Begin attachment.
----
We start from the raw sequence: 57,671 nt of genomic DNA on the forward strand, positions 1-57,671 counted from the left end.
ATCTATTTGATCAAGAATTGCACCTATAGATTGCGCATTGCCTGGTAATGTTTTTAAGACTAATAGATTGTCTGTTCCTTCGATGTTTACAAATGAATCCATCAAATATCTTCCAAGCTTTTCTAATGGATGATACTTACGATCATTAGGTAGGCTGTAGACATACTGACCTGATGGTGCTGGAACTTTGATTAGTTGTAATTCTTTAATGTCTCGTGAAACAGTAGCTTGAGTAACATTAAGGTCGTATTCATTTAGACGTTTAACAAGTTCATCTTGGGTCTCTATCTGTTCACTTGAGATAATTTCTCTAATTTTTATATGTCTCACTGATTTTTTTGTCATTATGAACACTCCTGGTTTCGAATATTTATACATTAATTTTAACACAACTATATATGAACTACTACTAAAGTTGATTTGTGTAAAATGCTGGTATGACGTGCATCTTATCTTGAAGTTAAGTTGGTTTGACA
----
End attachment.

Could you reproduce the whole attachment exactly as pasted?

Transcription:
We start from the raw sequence: 57,671 nt of genomic DNA on the forward strand, positions 1-57,671 counted from the left end.
ATCTATTTGATCAAGAATTGCACCTATAGATTGCGCATTGCCTGGTAATGTTTTTAAGACTAATAGATTGTCTGTTCCTTCGATGTTTACAAATGAATCCATCAAATATCTTCCAAGCTTTTCTAATGGATGATACTTACGATCATTAGGTAGGCTGTAGACATACTGACCTGATGGTGCTGGAACTTTGATTAGTTGTAATTCTTTAATGTCTCGTGAAACAGTAGCTTGAGTAACATTAAGGTCGTATTCATTTAGACGTTTAACAAGTTCATCTTGGGTCTCTATCTGTTCACTTGAGATAATTTCTCTAATTTTTATATGTCTCACTGATTTTTTTGTCATTATGAACACTCCTGGTTTCGAATATTTATACATTAATTTTAACACAACTATATATGAACTACTACTAAAGTTGATTTGTGTAAAATGCTGGTATGACGTGCATCTTATCTTGAAGTTAAGTTGGTTTGACA